Economic News Release

Work Experience Technical Note

Technical Note

   The data presented in this release were collected in the Annual Social and 
Economic Supplement (ASEC) to the Current Population Survey (CPS). The CPS is a 
monthly sample survey of about 60,000 eligible households, conducted by the U.S. 
Census Bureau for the U.S. Bureau of Labor Statistics (BLS). Data from the CPS 
are used to obtain the monthly estimates of the nation's employment and unemployment 
levels. The ASEC, conducted in the months of February through April, includes 
questions about work activity during the prior calendar year. For instance, data 
collected in 2014 refer to the 2013 calendar year. Because the reference period 
is a full year, the number of persons with some employment or unemployment greatly 
exceeds the average levels for any given month, which are based on a 1-week 
reference period, and the corresponding annual average of the monthly estimates. 
As shown below, for example, the number experiencing any unemployment was about 
twice the number unemployed in an average month during the year.


                                      Employed     Unemployed
  2013 estimates (in thousands)
   Annual average of
    monthly estimates                  143,929       11,460
   Annual supplement data              156,987       20,880


   In addition, estimates from the supplement differ from those obtained in the 
basic CPS because the questions used to classify workers as either employed or 
unemployed are different. More important, perhaps, is that the supplement contains 
fewer questions for categorizing respondents. In regard to unemployment in particular, 
the supplement has no questions on the type of job search activity or on the respondent's 
availability to work. Also, individuals can be counted as both employed and unemployed 
in the work experience supplement data, whereas, for a specific monthly reference 
week, each person is only counted in one category and employment activity takes 
precedence over job search activity.

   The 2013 data in this news release, collected in the 2014 ASEC, are based on fewer
sample responses than in recent years.  Approximately three-eighths of the 2014 CPS ASEC
sample was used to test redesigned questions on income and health insurance coverage; this
portion of the sample was not used to generate the estimates in this news release.

   The data presented in this release are not strictly comparable with data for 
earlier years due to the introduction of updated population controls used in
the CPS. The population controls are updated each year in January to reflect the 
latest information about population change. Additional information is available 
online at www.bls.gov/cps/documentation.htm#pop.

Reliability of the estimates

   Statistics based on the CPS are subject to both sampling and nonsampling error.
When a sample, rather than the entire population, is surveyed, there is a chance that
the sample estimates may differ from the true population values they represent. The 
component of this difference that occurs because samples differ by chance is known as 
sampling error, and its variability is measured by the standard error of the estimate. 
There is about a 90-percent chance, or level of confidence, that an estimate based on a 
sample will differ by no more than 1.6 standard errors from the true population value 
because of sampling error. BLS analyses are generally conducted at the 90-percent level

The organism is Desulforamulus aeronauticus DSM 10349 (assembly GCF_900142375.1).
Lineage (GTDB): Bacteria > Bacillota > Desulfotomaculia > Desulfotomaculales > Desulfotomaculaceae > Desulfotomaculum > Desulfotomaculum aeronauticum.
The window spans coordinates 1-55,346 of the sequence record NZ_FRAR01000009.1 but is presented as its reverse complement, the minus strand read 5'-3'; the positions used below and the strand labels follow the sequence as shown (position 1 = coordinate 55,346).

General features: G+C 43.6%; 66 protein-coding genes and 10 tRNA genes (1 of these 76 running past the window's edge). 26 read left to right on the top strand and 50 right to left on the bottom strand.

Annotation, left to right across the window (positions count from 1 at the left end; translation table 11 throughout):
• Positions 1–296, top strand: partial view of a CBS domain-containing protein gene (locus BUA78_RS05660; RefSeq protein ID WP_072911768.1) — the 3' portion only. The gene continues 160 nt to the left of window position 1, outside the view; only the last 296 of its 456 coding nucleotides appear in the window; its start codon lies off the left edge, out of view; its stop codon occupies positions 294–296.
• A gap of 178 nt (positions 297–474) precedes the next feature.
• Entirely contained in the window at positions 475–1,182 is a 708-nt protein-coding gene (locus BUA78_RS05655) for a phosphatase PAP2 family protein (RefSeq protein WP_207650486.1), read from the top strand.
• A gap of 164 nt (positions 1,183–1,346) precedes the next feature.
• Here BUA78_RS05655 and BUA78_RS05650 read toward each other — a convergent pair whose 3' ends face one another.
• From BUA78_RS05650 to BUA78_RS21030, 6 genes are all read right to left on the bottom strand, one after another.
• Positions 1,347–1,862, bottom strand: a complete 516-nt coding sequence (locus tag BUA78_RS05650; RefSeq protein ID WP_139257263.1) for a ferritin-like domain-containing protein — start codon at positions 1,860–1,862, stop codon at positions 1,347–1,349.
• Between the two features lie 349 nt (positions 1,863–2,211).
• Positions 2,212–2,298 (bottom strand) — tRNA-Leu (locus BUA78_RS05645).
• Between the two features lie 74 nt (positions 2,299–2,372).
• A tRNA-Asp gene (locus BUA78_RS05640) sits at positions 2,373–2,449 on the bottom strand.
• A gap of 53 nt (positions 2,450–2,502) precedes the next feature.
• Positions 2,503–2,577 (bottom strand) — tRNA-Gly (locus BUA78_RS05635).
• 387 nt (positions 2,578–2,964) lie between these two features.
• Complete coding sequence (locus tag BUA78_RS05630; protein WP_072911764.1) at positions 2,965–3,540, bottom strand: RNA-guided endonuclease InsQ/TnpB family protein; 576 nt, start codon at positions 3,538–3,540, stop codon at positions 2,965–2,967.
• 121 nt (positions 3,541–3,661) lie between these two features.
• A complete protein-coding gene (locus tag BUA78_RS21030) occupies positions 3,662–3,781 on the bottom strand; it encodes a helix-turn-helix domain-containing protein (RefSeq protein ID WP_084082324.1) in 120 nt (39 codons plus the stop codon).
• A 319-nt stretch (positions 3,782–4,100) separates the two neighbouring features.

of confidence.

   The CPS data also are affected by nonsampling error. Nonsampling error can occur 
for many reasons, including the failure to sample a segment of the population, inability 
to obtain information for all respondents in the sample, inability or unwillingness 
of respondents to provide correct information, and errors made in the collection or 
processing of the data.

   A discussion of the reliability of data from the CPS and information on estimating
standard errors is available at www.bls.gov/cps/documentation.htm#reliability.

Concepts and definitions

   The principle concepts and definitions used in connection with the data in this 
release are described briefly below.

   Persons who worked. In the 2014 supplement, persons are considered to have worked 
if they responded "yes" to either the question "Did you work at a job or business at 
any time during 2013?" or "Did you do any temporary, part-time, or seasonal work even 
for a few days during 2013?"

   Unemployed persons. Persons who worked during the year but not in every week are 
counted as unemployed if they also reported looking for work or being on layoff from a 
job during the year. Those who reported no work activity during the year are considered 
unemployed if they responded "yes" to the question "Even though you did not work in 
2013, did you spend any time trying to find a job or on layoff?"

   Work-experience unemployment rate. The number of persons unemployed at some time 
during the year as a proportion of the number of persons who worked or looked for work 
during the year.

   Usual full- and part-time employment. These data refer to the number of hours an
employed person typically works during most weeks of the year. Workers are classified
as full time if they usually worked 35 hours or more in a week; part-time employment
refers to workers whose typical workweek was between 1 and 34 hours.

   Year-round and part-year employment. Workers are classified as year round if they
worked 50 to 52 weeks. Part-year employment refers to workers who worked fewer than 50 
weeks.

Other information

   Information in this release will be made available to sensory impaired individuals 
upon request. Voice phone: (202) 691-5200; Federal Relay Service: (800) 877-8339.



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Last Modified Date: December 16, 2014
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